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Efforts to Rescue Dog on Cranberry Lake Extends to 16 Days

Promo Image: Efforts to Rescue Dog on Cranberry Lake Extends to 16 Days
Dawg 2

A Great Dane named Zaria has been surviving on Cranberry Lake in Harrison for 16 days.

“Initially we got the call last Wednesday, and the dog has been on the island prior to that,” said Clare County Animal Control Officer Bob Dodson.

Dodson said Zaria only traveled about 200 ft.

“What we were told was that the dog got off its collar that was on a lead at nighttime,” he said. “She took off running, didn’t know which way it was running, headed down towards the lake, hit the lake, and we apparently figured it swam across the canal and ended up on the island.”

Dodson said the owners have signed ownership of Zaria to the Clare County Animal Shelter.

Dodson, along with Animal Control Officer Westfall, tried to capture Zaria on the island, but she escaped each time.

“We didn’t want to push her,” Dodson said. “Our goal wasn’t to make her run away from us as much as try to get her to the shoreline because if you push her too hard, with her being dehydrated and malnourished, she might have a heart attack. We don’t want her to pass away after all these efforts.”

Moore’s Lost K9 Search and Recovery were told of Zaria’s situation by their followers on Facebook on Tuesday.

“We came here, we set up a strategic plan with animal control, and that’s when we went in together,” said Moore’s Lost K9 Search and Recovery Owner Beth Moore. “We‘re like, ok we’re assisting them, it’s not our case by any means.”

There are two traps on the island, and Moore’s Lost K9 Search and Recovery has cameras where they can watch for Zaria by the traps.

“Our trap is built off a sensor beam, so we have, since she’s a larger, lankier dog, we have already set the traps sensors to the back, so that way when she does break the beam the door doesn’t hit her, it just slams shut,” said Moore. “It’s a self-maintaining system, and she’ll stay in there until we get her out.”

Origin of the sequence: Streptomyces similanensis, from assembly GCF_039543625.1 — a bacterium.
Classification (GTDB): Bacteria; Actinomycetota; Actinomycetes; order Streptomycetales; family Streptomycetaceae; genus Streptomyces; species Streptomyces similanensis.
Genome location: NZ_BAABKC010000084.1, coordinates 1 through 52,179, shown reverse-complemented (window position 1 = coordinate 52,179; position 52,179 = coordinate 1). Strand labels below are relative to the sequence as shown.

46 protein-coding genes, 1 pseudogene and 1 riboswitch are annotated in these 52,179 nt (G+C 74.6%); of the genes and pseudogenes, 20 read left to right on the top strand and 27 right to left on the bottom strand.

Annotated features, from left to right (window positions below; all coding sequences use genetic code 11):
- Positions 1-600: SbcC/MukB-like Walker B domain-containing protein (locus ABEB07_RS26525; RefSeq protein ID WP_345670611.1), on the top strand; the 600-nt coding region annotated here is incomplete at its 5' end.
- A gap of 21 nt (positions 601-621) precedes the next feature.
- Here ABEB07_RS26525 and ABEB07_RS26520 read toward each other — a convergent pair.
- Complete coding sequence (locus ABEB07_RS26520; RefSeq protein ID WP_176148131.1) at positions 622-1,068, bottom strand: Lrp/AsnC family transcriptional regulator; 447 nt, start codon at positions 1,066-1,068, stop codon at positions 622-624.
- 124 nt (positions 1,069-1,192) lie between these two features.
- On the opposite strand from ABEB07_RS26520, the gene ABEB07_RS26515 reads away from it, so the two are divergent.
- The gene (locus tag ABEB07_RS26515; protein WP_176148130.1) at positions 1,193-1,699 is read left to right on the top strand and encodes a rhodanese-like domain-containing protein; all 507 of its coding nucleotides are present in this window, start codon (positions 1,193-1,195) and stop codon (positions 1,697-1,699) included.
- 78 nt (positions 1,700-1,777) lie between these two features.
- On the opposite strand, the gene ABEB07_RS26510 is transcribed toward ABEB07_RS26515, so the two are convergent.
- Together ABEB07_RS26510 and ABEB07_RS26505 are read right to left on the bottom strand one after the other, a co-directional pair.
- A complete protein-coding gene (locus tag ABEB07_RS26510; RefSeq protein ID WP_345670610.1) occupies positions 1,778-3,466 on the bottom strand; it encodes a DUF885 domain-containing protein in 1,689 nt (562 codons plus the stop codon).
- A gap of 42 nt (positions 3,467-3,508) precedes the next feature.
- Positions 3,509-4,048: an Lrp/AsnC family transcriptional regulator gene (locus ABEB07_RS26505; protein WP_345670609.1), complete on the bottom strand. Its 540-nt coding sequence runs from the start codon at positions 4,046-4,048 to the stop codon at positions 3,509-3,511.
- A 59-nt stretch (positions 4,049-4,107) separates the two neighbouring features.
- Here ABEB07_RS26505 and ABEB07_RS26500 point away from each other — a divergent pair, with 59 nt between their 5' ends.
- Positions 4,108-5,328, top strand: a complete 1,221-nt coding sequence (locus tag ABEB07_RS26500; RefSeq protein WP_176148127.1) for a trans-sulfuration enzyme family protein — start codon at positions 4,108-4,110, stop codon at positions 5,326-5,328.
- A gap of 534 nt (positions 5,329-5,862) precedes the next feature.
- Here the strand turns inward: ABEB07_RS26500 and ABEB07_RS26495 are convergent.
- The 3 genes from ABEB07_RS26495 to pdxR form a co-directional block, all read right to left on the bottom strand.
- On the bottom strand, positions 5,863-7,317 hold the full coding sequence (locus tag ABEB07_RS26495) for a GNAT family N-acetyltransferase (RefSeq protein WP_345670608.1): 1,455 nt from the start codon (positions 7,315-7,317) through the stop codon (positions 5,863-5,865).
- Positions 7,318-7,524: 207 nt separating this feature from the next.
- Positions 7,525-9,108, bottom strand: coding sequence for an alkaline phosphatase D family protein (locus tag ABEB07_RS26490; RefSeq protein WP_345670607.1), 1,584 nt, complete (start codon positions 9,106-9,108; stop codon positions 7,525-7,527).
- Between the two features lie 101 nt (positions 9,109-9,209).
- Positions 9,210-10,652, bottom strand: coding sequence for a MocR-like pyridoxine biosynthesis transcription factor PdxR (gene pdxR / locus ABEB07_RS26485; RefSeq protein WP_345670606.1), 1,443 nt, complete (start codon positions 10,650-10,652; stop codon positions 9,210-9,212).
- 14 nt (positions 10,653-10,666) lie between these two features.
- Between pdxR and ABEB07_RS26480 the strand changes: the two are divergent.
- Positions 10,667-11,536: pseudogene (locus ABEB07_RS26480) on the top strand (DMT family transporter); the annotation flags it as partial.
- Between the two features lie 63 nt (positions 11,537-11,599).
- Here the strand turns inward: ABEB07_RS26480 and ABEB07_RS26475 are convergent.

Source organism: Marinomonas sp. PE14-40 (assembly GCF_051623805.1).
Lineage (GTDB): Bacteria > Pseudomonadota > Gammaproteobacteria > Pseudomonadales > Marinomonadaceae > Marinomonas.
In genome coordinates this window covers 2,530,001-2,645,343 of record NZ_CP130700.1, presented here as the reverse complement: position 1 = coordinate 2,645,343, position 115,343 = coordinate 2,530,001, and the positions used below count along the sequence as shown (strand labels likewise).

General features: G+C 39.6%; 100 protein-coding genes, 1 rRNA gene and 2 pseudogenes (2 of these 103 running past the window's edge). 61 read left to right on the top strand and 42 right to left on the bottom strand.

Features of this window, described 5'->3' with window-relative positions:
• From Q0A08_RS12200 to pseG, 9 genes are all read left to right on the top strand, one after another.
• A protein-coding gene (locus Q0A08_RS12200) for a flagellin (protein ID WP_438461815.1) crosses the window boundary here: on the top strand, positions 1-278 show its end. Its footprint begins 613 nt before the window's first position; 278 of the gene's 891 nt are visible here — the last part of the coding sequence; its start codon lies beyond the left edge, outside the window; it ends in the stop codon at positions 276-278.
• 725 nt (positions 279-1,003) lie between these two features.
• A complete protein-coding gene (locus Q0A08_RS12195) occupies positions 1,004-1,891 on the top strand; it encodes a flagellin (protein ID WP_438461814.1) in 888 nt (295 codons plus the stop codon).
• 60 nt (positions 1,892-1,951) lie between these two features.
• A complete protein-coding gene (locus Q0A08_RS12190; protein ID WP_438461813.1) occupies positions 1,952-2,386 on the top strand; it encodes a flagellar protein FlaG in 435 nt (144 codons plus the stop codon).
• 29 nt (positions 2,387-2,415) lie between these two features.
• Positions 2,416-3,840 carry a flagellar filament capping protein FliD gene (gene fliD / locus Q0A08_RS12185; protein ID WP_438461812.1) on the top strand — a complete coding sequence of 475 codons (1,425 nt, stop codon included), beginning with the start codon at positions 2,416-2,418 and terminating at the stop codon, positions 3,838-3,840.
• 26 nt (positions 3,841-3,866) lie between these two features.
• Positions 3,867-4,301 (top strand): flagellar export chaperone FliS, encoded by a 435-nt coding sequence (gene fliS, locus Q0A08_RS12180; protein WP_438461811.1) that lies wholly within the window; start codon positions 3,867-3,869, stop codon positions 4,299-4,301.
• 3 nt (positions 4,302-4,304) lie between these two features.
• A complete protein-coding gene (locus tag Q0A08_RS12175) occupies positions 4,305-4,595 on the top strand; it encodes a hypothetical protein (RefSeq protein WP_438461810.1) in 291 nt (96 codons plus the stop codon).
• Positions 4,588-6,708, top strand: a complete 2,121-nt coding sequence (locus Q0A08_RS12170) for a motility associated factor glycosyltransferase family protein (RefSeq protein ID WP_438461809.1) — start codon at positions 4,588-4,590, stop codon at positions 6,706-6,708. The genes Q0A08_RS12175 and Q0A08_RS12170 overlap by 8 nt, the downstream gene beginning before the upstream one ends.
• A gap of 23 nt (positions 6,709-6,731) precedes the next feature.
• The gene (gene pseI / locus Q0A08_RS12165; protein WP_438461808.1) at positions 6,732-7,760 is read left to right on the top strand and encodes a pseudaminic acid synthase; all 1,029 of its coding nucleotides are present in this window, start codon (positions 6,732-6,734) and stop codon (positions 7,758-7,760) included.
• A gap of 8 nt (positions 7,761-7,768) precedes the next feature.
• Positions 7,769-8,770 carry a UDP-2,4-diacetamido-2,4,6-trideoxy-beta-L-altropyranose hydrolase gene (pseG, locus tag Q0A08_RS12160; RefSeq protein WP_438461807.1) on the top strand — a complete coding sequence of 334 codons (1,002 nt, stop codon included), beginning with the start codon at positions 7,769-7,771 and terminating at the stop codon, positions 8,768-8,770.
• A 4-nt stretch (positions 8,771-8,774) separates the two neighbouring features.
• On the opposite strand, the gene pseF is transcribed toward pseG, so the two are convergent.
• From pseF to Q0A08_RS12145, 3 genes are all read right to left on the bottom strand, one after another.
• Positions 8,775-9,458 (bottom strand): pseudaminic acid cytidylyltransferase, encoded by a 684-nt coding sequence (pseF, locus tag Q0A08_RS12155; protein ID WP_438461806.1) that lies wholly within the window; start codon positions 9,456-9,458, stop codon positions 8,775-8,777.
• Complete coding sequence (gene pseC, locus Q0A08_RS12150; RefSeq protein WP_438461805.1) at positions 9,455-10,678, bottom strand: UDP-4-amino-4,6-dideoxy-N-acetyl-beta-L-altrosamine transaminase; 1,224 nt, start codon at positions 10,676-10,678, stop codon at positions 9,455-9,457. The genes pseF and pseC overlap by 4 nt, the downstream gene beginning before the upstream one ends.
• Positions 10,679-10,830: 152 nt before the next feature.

But what’s making this process so long is the state Zaria is in.

Like most lost dogs, Zaria is in a psychological state called “survival mode”.

“Survival mode is what we classify as ‘deer in the headlights’,” Moore said. “They see you, all they’re hearing is distortion, they’re not hearing their name, and you’re a threat. All humans at that point are a threat or a predator to them, and they keep running.”

Even though Zaria is in this state, she’s become curious of the traps on the island.

“She’s investigated it a couple of times, she’s getting a little more confident every time she goes near it,” Moore said. “We don’t know whether it’s the food motivation, or whether it’s because we took our canine trackers in with us. What she was more interested in, in our opinion, was the dogs at that point than the food.”

Once Zaria’s trapped – there’s a plan in place to get her back to her usual self.

“I have a vet lined up that will get to see her right away, and then I also have a foster lined up that knows the process of slow feedings,” said Dodson.

Both organizations say they’ve been overwhelmed with the support they’ve received with this rescue, including Frank Johnson opening his home to them and taking them to the island on his boat, and Harrison Lumber for donating a load of pallets to make a bridge into the island.

“It’s just a slow process and it’s going to take a long time to get her back up to herself, you got to gain trust again with her,” said Dodson. “She’s got to gain that human trust one more time, and hopefully after that she’s good to go.”

While Zaria is out on the island, Clare County Animal Control and Moore’s Lost K9 Search and Recovery are asking the public to stay away from the island, as anyone can easily spook her.

Right now, any donations that go toward Zaria will follow her after she’s been trapped and moved to a foster home.

Moore’s Lost K9 Search and Recovery is also looking for a donation of a GPS tracking collar for Zaria to wear after she’s been rescued.